If you work in one of the pre-1992 UK universities you are probably a member of the Universities Superannuation Scheme. And a jolly good scheme it is too. Although not possibly quite as good as when you joined it. If you joined the scheme before 2011 then you will have started in a final salary scheme but since 2016 will have been paying into a career average scheme (people who joined after 2011 were in a career average scheme already). As you are reading this on the ICAEW academia network blog you are already probably aware that the reasons behind the final salary part of the scheme closing to new members in 2011 and then everyone being in a career average scheme since 2016 are related to the Pensions_Crisis (the tag used by the Financial Times if you are the sort of person who wants to follow what is happening in pensions in myFT).
We have just gone past the date, 31 March 2017, for USS’s regular triennial valuation. What happens next is quite interesting. I am using the phrase quite interesting to signify the kind of thing that makes me and some of my colleagues ‘geek out’ but causes bizarre trance like states in friends and family. This is for the geeks…
The reporting date is 31 March 2017 but the actual deadline for producing the report is some months later. Some of the basis for the valuation report is already determined. The pensions people keep talking about the technical provision and I think that is the same as the IAS 19 defined benefit net liability, or it might be the value of the scheme’s total obligations using the projected unit credit method – I’m still trying to get to the bottom of that. Pensions people talk as if that is set in stone and relative to other measures or tests that does seem to be the case. The employers’ covenant - a measure that would feed into the period of any recovery plan – seems to be a matter of some debate.
I should probably confess at this point that the main reason I am interested in the USS valuation is that I am, much to my surprise, a trade union activist. What I have found interesting is the debate around the pension scheme that takes place among the activist community and occasionally in the letters pages of the FT or the Guardian. The accounting geek in me is fascinated by the debates and conversations taking place in various forums, among trade union activists, in formally established negotiating committees, directly between academics and their employers, sometimes bringing high level academic expertise and authority to the discussion and always bringing passion and a sense of social justice.
Accounting academics are well used, I think, to the idea of judgment being used to create financial statements. The idea of the numbers being a matter of negotiation is also familiar but I think we are more used to the idea of the figures being negotiated between preparers and auditors (perhaps that is just my bias as a financial accountant). Sometimes it is hard to get across to people (well students) why the exercise of judgment matters or the political nature of accounting decisions. However I have seen debates where people are arguing passionately about the relative merits of gilts or equities as the starting point for a discount rate. That passion is driven by them knowing full well that a small change in the discount factor has the potential to create a material impact on them in both the short and long term, either in a demand for larger contributions now or for reduced benefits in retirement.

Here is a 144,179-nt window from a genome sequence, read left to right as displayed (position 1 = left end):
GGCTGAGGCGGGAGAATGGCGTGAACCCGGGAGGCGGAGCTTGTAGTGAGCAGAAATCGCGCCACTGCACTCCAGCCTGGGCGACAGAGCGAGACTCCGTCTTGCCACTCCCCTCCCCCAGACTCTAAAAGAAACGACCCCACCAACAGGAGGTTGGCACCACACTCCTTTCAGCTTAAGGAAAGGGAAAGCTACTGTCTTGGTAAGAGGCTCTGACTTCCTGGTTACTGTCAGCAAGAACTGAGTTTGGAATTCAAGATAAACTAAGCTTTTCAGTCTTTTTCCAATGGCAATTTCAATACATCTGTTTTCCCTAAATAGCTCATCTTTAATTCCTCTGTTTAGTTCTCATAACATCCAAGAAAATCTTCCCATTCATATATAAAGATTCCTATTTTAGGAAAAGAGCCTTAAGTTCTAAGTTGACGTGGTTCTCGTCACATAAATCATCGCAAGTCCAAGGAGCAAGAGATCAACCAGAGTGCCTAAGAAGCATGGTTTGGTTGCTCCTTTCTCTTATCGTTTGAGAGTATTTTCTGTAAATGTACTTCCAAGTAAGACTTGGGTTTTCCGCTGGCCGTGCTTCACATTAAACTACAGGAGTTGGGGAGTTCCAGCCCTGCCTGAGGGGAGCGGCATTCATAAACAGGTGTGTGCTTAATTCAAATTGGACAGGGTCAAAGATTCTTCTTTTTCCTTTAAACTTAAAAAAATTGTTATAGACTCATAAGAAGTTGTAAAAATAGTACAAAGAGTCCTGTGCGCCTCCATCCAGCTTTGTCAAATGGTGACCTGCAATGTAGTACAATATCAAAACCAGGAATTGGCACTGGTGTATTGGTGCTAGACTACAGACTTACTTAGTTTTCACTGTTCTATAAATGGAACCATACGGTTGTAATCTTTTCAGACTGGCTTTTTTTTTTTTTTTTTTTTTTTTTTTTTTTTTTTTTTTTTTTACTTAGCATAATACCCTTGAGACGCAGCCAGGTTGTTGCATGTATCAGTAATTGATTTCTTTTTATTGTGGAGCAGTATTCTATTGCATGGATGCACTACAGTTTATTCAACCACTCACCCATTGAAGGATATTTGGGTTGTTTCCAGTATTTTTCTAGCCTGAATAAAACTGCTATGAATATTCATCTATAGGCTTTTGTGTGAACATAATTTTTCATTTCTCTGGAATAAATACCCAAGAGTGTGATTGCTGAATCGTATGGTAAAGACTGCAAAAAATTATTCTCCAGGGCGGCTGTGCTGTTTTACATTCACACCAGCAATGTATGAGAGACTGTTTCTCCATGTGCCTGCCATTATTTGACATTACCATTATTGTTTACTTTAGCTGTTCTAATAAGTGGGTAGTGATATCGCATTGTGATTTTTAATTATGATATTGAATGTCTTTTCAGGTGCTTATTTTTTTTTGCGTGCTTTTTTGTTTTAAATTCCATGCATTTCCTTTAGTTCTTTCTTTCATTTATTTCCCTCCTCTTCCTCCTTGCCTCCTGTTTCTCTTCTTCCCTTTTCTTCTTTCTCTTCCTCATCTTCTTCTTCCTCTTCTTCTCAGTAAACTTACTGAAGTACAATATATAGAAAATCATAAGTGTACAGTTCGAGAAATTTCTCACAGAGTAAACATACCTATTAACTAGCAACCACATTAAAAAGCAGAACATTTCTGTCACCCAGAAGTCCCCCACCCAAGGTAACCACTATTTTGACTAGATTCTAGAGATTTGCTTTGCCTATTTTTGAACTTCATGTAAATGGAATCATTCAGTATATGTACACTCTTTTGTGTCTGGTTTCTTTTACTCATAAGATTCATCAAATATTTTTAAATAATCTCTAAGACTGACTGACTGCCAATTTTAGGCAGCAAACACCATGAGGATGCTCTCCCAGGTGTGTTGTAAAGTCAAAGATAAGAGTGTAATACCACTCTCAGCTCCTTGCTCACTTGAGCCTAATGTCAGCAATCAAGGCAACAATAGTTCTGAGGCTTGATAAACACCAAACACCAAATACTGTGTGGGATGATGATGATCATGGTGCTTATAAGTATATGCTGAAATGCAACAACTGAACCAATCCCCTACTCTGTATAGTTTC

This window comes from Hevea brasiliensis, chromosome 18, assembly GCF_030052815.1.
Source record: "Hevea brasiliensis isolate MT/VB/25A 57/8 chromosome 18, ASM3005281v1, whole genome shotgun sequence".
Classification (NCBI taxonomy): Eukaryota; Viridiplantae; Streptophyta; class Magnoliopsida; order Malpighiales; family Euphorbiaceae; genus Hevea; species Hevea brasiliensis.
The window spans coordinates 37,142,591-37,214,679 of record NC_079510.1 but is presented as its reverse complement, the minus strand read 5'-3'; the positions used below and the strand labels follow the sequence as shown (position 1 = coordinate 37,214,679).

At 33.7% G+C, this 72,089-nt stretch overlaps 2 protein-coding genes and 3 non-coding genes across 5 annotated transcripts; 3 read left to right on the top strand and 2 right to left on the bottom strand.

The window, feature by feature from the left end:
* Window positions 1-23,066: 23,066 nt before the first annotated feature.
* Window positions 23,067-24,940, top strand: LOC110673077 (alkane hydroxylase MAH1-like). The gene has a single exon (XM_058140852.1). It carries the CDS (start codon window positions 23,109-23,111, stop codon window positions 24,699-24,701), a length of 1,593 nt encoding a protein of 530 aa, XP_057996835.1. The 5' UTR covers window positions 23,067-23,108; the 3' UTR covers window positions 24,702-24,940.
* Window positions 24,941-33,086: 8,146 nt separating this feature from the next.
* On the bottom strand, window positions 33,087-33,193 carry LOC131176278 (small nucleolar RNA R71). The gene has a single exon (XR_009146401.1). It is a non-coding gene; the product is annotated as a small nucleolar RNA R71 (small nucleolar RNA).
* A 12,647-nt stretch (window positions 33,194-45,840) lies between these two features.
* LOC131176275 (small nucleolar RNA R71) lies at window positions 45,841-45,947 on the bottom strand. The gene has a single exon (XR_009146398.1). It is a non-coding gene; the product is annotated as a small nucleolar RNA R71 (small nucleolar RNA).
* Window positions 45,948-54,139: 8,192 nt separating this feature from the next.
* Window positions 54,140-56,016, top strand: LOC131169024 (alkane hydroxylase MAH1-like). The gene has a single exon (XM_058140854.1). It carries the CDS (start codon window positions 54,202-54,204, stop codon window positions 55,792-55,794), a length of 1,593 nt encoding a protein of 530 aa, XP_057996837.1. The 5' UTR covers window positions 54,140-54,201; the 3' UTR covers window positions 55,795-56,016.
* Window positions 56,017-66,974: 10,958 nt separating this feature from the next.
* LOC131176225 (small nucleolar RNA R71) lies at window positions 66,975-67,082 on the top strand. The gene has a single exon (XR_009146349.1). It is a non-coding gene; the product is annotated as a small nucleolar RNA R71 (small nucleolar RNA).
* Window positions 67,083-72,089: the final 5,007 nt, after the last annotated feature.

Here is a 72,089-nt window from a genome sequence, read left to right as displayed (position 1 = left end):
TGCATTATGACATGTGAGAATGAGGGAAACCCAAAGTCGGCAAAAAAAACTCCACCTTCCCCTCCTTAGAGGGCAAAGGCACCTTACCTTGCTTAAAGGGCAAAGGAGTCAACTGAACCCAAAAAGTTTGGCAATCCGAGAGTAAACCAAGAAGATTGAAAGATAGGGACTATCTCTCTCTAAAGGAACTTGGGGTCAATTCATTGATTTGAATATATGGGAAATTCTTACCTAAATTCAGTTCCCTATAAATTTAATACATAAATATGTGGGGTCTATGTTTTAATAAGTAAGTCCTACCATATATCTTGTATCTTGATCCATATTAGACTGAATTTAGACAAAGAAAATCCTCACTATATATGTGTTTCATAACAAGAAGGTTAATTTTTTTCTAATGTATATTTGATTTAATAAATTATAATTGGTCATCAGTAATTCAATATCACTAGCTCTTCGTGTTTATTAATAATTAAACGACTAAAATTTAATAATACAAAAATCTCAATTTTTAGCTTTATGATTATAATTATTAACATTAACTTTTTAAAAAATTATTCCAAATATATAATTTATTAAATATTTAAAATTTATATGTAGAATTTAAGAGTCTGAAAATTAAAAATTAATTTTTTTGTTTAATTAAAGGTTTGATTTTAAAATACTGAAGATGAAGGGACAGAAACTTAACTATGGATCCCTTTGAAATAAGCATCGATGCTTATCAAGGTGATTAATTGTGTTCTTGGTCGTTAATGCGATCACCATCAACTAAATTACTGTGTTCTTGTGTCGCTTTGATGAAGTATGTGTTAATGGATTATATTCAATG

I think the bit of the debate that we, accountants that is, are probably not very good at engaging in is the political aspect of these accounting discussions. When I teach my students about pensions it is easy to explain the issue of where risk is located in a defined benefit scheme compared to a defined contribution scheme and it is even possible to open up a discussion about who is best placed to carry the risk, or who should carry the risk. I have also tried to use pensions to explain to students how everyone is linked together and operating with multiple identities, using the idea that employees concerned about their pension are on one hand concerned about the return to labour and on the other the return to financial capital. (To be fair at that point they have usually glazed over and start asking whether that is going to be in the exam).
Before I go off and re-read IAS 19 I have one last thought. Why does everything seem more risky and difficult for funded schemes like USS which has roughly £60 billion in assets, compared to unfunded schemes like the Teachers Pensions Scheme (TPS: what you are probably in if you work at a post-1992 university) which is I believe, unfunded? Fundamentally that doesn’t make sense to me.
As a former pension scheme auditor I have a similar outlook to you. In my final year UG teaching we focus a lot on the political behind the technical in financial accounting. My students find it an eye-opener!